Lakers fans have become so accustomed to success and been so spoiled by it they’re hardly any louder than your average frat party—even in playoff games.
Well, the movie stars got an earful yesterday.
Every play in the Lakers' favor was met with raucous approval. The crowd finally started to relax only after the Lakers built their lead to an insurmountable 27 points in the third quarter.
The Lakers bench seemed to thrive off the home-court environment the most, outscoring the Celtic bench to an unprecedented 24-0 rout.
Fortunately for the Lakers, the crowd at Staples won’t be any less rowdy during the first Finals Game Seven in the 11-year-old building’s already grand history.
Though the Lakers' 17 total assists in Game Six wasn’t groundbreaking, it didn’t have to be. It was a much better performance than the putrid 12 total assists the team saw in Game Five.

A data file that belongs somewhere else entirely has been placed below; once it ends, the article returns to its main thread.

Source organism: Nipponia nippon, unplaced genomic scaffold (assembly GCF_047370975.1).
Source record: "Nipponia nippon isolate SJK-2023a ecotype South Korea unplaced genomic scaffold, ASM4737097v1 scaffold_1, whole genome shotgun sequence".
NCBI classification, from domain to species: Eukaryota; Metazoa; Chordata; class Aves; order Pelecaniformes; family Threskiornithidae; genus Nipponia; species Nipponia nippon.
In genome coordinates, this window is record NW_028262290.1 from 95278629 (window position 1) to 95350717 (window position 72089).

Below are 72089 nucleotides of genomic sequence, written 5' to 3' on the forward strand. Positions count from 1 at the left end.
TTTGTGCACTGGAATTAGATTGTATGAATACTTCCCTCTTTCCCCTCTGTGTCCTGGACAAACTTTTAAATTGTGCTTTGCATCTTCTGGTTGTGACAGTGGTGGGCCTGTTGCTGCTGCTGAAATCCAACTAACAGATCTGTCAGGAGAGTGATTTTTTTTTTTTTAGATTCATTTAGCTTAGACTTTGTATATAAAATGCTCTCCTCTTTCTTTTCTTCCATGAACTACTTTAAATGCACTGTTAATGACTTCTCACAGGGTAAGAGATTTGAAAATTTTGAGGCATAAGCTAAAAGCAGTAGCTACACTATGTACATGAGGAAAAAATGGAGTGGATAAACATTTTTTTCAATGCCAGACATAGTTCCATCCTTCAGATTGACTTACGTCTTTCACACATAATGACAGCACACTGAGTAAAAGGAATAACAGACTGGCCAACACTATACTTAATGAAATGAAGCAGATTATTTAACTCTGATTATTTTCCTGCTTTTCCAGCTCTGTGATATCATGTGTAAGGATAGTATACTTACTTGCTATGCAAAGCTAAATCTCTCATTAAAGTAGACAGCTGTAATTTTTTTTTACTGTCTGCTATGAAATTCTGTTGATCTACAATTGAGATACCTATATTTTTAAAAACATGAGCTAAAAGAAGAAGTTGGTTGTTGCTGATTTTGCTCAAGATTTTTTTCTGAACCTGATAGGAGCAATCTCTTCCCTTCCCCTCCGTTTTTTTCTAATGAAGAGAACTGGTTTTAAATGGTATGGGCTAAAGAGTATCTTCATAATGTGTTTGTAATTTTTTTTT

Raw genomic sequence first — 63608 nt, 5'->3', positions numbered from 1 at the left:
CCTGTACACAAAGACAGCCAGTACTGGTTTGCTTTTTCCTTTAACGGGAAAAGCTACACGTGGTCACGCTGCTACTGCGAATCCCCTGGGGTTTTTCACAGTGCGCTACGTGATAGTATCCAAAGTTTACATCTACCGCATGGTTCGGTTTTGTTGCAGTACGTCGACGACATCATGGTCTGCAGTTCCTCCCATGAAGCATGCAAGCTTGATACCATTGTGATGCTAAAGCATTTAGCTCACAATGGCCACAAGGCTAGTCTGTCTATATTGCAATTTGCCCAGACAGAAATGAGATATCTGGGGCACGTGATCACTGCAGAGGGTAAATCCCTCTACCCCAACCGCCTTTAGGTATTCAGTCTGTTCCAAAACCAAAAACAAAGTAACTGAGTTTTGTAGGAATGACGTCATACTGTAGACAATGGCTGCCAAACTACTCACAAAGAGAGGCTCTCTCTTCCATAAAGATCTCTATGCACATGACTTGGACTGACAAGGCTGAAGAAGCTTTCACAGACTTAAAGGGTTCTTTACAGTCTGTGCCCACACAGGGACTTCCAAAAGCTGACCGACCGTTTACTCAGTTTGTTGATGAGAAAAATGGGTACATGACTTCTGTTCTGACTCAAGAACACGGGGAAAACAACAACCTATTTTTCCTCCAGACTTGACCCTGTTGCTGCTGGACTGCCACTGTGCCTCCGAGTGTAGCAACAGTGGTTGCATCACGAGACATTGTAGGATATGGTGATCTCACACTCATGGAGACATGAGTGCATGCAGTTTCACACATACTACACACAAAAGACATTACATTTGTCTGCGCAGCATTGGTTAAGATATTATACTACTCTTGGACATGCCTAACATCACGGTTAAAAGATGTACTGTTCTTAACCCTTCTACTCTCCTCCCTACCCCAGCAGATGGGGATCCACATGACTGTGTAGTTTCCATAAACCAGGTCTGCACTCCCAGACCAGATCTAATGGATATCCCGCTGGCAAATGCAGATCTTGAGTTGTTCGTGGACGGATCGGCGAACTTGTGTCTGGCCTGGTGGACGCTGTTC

Even though the stat sheet only showed a five-assist differential between the games, there’s no question that the Lakers were much better at spreading the ball. Not only were the Lakers able to involve their bench, but they were finally able to get Pau Gasol going.
The large number of touches Pau Gasol received enabled him to both score and be an offensive catalyst.
Gasol's precision passing in the game, which resulted in his postseason-high nine assists, forced the Celtics to abandon their double-teaming defensive schemes as Gasol took advantage of Kevin Garnett’s single coverage all night long.
Coming into Game Six, the Lakers hadn’t faced an elimination game in over a year.
Maybe they had forgotten what it felt like. Maybe they just needed the push.